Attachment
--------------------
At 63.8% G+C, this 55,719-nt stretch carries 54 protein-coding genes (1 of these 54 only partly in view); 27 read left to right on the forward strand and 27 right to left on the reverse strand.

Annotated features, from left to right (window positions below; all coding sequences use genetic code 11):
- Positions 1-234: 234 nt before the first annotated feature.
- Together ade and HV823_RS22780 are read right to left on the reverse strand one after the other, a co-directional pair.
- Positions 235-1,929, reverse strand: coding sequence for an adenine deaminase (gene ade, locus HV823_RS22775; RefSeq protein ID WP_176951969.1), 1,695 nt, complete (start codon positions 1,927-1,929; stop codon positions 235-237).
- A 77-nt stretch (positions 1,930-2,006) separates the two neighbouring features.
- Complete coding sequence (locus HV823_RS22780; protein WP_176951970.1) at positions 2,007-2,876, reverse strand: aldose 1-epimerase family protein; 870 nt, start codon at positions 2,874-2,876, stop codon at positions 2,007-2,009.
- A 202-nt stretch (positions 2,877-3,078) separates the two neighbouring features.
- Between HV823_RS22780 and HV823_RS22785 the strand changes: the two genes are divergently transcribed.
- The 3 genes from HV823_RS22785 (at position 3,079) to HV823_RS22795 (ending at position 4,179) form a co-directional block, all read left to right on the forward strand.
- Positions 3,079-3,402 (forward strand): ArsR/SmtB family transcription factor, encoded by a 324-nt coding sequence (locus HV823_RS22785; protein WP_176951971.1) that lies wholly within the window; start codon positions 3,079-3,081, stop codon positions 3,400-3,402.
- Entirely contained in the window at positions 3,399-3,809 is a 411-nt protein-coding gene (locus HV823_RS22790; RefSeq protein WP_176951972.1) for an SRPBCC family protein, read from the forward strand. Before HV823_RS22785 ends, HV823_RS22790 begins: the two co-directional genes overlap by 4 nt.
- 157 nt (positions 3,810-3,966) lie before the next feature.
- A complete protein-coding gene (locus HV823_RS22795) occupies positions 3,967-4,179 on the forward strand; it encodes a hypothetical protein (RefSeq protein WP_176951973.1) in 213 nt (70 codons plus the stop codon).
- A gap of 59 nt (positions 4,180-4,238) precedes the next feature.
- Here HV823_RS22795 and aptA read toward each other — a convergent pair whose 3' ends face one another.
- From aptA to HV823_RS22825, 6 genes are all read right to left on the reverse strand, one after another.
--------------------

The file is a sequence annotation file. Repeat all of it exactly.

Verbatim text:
At 63.8% G+C, this 55,719-nt stretch carries 54 protein-coding genes (1 of these 54 only partly in view); 27 read left to right on the forward strand and 27 right to left on the reverse strand.

Annotated features, from left to right (window positions below; all coding sequences use genetic code 11):
- Positions 1-234: 234 nt before the first annotated feature.
- Together ade and HV823_RS22780 are read right to left on the reverse strand one after the other, a co-directional pair.
- Positions 235-1,929, reverse strand: coding sequence for an adenine deaminase (gene ade, locus HV823_RS22775; RefSeq protein ID WP_176951969.1), 1,695 nt, complete (start codon positions 1,927-1,929; stop codon positions 235-237).
- A 77-nt stretch (positions 1,930-2,006) separates the two neighbouring features.
- Complete coding sequence (locus HV823_RS22780; protein WP_176951970.1) at positions 2,007-2,876, reverse strand: aldose 1-epimerase family protein; 870 nt, start codon at positions 2,874-2,876, stop codon at positions 2,007-2,009.
- A 202-nt stretch (positions 2,877-3,078) separates the two neighbouring features.
- Between HV823_RS22780 and HV823_RS22785 the strand changes: the two genes are divergently transcribed.
- The 3 genes from HV823_RS22785 (at position 3,079) to HV823_RS22795 (ending at position 4,179) form a co-directional block, all read left to right on the forward strand.
- Positions 3,079-3,402 (forward strand): ArsR/SmtB family transcription factor, encoded by a 324-nt coding sequence (locus HV823_RS22785; protein WP_176951971.1) that lies wholly within the window; start codon positions 3,079-3,081, stop codon positions 3,400-3,402.
- Entirely contained in the window at positions 3,399-3,809 is a 411-nt protein-coding gene (locus HV823_RS22790; RefSeq protein WP_176951972.1) for an SRPBCC family protein, read from the forward strand. Before HV823_RS22785 ends, HV823_RS22790 begins: the two co-directional genes overlap by 4 nt.
- 157 nt (positions 3,810-3,966) lie before the next feature.
- A complete protein-coding gene (locus HV823_RS22795) occupies positions 3,967-4,179 on the forward strand; it encodes a hypothetical protein (RefSeq protein WP_176951973.1) in 213 nt (70 codons plus the stop codon).
- A gap of 59 nt (positions 4,180-4,238) precedes the next feature.
- Here HV823_RS22795 and aptA read toward each other — a convergent pair whose 3' ends face one another.
- From aptA to HV823_RS22825, 6 genes are all read right to left on the reverse strand, one after another.